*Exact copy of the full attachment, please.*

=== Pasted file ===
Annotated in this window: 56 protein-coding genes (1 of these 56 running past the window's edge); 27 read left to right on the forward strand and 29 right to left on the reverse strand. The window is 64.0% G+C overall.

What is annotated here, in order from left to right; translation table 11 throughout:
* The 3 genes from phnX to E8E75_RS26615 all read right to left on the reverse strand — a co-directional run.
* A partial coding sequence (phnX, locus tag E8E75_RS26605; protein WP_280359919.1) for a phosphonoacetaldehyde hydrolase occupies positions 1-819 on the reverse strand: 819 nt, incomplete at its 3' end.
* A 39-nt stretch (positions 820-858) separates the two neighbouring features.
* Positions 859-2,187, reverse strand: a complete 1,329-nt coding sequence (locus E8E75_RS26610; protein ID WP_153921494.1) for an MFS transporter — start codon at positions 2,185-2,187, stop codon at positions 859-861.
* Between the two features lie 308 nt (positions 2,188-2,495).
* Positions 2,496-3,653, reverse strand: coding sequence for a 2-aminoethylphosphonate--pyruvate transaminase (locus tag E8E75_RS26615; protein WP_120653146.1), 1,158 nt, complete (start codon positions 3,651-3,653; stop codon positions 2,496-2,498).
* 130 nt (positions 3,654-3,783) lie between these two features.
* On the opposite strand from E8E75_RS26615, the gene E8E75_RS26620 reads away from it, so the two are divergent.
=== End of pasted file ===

Annotated in this window: 56 protein-coding genes (1 of these 56 running past the window's edge); 27 read left to right on the forward strand and 29 right to left on the reverse strand. The window is 64.0% G+C overall.

What is annotated here, in order from left to right; translation table 11 throughout:
* The 3 genes from phnX to E8E75_RS26615 all read right to left on the reverse strand — a co-directional run.
* A partial coding sequence (phnX, locus tag E8E75_RS26605; protein WP_280359919.1) for a phosphonoacetaldehyde hydrolase occupies positions 1-819 on the reverse strand: 819 nt, incomplete at its 3' end.
* A 39-nt stretch (positions 820-858) separates the two neighbouring features.
* Positions 859-2,187, reverse strand: a complete 1,329-nt coding sequence (locus E8E75_RS26610; protein ID WP_153921494.1) for an MFS transporter — start codon at positions 2,185-2,187, stop codon at positions 859-861.
* Between the two features lie 308 nt (positions 2,188-2,495).
* Positions 2,496-3,653, reverse strand: coding sequence for a 2-aminoethylphosphonate--pyruvate transaminase (locus tag E8E75_RS26615; protein WP_120653146.1), 1,158 nt, complete (start codon positions 3,651-3,653; stop codon positions 2,496-2,498).
* 130 nt (positions 3,654-3,783) lie between these two features.
* On the opposite strand from E8E75_RS26615, the gene E8E75_RS26620 reads away from it, so the two are divergent.